Located in the Marais District in Paris, le Musée d’art et d’histoire du Judaïsme houses a superb collection of periodicals, photos, graphics and other materials connected to the Dreyfus Affair, which is remembered as critical to modern Jewish history, and as having a pivotal impact on Theodor Herzl—formerly an advocate for assimilation—and his intense desire to create a Jewish homeland. The museum has recently acquired a collection of 200 illustrations by journalist and artist Maurice Feuillet depicting the proceedings at the trial of Emile Zola in 1898, and at Dreyfus’ second court-martial in 1899.
An observant Jew and patriotic Army officer, Captain Alfred Dreyfus was convicted in 1894 of selling secrets to Germany after a sham trial in which witnesses lied and forged documents were submitted as evidence. In egalitarian France, his supposed crime opened the floodgates of hatred for the Jews as an ethnic group, revealed in the thousands of caricatures, anti-Semitic editorials and even board games preserved today. Two years later the real traitor was identified, leading to novelist Emile Zola’s open letter to the president of France, published on the front page of the journal L’Aurore in 1898. In it, he accused specific individuals in the French government of subverting the truth. Subjected to death threats and mob violence, Zola was tried and convicted for insulting authority. Dreyfus was pardoned and released from confinement on Devil’s Island after his second trial in 1899, but he was not exonerated until 1906.
A sampling of Feuillet’s sketches reveals his sources in Japanese art. With an economy of line, the young artist assigned to cover the trials conveys the stoicism of the physically deteriorated Captain Dreyfus, now ill and emotionally spent from his five-year imprisonment and the shame he had suffered. Her back to the viewer, Mrs. Dreyfus is rendered in profile, dignified and perfectly attired in a dark shirtwaist and plumed hat. At his 1898 trial, Zola glares at a man who is perhaps the prosecuting attorney. His expression defiant, the writer adopts a posture that may have been disrespectful in a court of law at that time, one leg crossed over the other. It is not difficult to discern that Feuillet was in sympathy with the innocent man and those who were fighting for justice.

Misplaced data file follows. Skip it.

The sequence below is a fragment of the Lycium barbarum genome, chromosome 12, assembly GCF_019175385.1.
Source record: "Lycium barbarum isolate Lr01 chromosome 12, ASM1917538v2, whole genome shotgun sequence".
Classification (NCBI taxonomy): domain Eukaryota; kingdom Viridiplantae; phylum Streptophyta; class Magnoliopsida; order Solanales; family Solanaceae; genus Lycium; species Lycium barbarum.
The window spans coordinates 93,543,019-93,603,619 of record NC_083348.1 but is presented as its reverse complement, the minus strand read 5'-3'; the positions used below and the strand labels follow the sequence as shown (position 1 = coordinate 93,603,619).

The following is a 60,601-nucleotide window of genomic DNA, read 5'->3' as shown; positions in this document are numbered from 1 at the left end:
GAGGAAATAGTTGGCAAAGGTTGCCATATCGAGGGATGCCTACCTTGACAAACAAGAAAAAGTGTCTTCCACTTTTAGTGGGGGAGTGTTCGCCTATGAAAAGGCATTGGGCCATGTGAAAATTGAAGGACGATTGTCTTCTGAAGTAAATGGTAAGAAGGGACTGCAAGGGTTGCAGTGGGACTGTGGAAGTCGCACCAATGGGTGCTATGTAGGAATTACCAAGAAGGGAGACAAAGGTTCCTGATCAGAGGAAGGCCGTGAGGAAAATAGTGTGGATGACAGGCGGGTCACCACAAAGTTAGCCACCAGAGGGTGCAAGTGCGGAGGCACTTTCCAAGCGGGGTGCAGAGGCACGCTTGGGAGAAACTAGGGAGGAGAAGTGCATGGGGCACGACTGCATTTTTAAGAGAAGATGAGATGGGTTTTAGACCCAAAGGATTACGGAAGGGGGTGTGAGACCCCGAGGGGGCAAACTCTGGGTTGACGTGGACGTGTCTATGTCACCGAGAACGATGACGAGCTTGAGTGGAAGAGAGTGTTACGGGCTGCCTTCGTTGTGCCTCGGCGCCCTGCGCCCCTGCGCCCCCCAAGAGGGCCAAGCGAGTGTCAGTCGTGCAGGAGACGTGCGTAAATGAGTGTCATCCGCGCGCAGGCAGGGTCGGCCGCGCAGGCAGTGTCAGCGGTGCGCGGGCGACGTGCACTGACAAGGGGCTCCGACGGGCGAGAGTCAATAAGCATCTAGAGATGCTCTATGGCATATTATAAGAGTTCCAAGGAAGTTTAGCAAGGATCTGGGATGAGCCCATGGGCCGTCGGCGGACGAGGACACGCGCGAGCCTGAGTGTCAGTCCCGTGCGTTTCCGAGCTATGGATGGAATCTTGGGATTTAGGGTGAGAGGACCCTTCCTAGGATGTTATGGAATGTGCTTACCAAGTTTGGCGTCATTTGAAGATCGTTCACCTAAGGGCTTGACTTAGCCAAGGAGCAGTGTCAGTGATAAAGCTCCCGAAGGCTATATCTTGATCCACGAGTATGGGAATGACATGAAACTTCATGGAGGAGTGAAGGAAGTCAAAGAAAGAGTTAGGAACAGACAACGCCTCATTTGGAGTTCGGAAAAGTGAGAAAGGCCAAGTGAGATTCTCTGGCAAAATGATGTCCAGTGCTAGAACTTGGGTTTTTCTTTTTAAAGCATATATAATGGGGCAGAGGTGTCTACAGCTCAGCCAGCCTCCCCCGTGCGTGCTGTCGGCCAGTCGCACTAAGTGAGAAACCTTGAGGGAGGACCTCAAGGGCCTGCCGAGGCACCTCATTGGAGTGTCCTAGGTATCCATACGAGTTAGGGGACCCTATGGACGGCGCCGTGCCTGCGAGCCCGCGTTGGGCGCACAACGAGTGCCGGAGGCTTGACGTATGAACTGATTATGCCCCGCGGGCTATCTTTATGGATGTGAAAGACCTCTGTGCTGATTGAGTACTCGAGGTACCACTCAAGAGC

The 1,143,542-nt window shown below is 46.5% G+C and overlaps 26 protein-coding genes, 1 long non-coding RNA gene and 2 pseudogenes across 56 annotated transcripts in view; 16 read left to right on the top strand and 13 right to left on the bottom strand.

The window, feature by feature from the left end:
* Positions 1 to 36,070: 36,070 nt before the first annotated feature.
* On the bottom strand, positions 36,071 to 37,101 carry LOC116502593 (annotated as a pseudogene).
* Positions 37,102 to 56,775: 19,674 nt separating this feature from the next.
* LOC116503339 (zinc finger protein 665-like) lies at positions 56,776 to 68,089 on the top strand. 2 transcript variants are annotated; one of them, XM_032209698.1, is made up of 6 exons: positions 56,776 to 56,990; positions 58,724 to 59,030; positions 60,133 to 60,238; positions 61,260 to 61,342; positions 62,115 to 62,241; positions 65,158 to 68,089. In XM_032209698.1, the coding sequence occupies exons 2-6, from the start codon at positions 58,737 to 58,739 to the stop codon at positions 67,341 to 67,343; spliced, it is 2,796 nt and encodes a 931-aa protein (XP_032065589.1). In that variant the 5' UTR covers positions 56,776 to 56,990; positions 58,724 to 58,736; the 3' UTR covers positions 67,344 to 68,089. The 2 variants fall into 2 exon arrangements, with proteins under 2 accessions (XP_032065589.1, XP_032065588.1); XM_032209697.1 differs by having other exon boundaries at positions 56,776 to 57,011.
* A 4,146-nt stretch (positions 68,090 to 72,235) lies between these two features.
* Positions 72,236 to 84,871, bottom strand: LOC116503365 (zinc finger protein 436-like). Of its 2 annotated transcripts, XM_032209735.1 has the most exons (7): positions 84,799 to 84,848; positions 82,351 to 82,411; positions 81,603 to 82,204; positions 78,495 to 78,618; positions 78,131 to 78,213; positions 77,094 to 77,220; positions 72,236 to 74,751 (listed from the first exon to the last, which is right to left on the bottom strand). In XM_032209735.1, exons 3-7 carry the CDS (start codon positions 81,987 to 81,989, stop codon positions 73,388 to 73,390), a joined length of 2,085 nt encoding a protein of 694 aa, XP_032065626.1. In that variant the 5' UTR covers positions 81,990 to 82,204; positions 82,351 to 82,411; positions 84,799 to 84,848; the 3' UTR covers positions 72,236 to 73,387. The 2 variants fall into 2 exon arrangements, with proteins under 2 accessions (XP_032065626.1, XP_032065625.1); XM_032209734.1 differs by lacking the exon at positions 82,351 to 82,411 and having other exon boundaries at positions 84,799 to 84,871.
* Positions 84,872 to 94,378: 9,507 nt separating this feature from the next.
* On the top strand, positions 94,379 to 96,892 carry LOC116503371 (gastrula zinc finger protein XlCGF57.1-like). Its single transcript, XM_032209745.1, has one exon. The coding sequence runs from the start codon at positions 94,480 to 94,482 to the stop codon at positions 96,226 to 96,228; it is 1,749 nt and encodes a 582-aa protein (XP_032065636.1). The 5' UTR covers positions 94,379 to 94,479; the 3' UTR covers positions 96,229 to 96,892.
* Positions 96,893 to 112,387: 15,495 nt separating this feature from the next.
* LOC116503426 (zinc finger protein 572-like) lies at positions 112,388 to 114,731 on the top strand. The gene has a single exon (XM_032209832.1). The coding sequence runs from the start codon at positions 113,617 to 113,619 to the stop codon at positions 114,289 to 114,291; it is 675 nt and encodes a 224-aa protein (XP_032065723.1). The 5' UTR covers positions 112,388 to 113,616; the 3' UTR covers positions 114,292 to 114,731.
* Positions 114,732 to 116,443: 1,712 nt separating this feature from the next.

It’s satisfying to learn that elsewhere in Europe, plans are going ahead to mount exhibits that were cancelled due to the pandemic. At London’s Dulwich Picture Gallery, “Helen Frankenthaler: Radical Beauty,” which was to have been on view in 2020, has been rescheduled and can now be seen from May through November of this year. A survey of the artist’s woodcuts, the show is comprised of art loaned from the Helen Frankenthaler Foundation.
As Elizabeth Smith, the Foundation’s director, has commented: “The extensive survey of Frankenthaler’s woodcuts is an exciting opportunity to introduce the artist’s printmaking to U.K. audiences through works from our collection. It will continue to advance the understanding and appreciation of her ground-breaking contributions to art.”
Celebrated for her lyrical interpretation of Abstract Expressionism and her impact on the New York and Washington Color Field School, Frankenthaler was born in New York City in 1928, and studied art at Bennington College. After she was discovered by influential critic Clement Greenberg early in her career, she became a star and exhibited her large-scale paintings widely. Referencing the methods of first-generation Abstract Expressionists like Jackson Pollock, her process involved pouring and dripping that resulted in an entirely different, lyrical effect, produced by the thinning of the paint absorbed by the raw canvas and her use of a wide range of translucent tonalities.
Later, Frankenthaler would expand her medium, even applying the juicy residue of crushed berries on the surface of the canvas.
Mounted a decade after her death in 2011, the Dulwich installation will shine a light on the artist’s constantly evolving style and experimental methods through its focus on her large-scale, fluid and painterly woodcuts, executed from the 1970s on. Employing innovative processes and unconventional tools, Frankenthaler continued to draw inspiration from the aesthetics of Japan. A number of the woodcuts in the installation—including the room-sized “Madame Butterfly” (2000), produced in collaboration with Tyler Graphics artist Kenneth Tyler and woodblock print specialist Yasuyuki Shibata—represent a fusion of American and Japanese printmaking methods.
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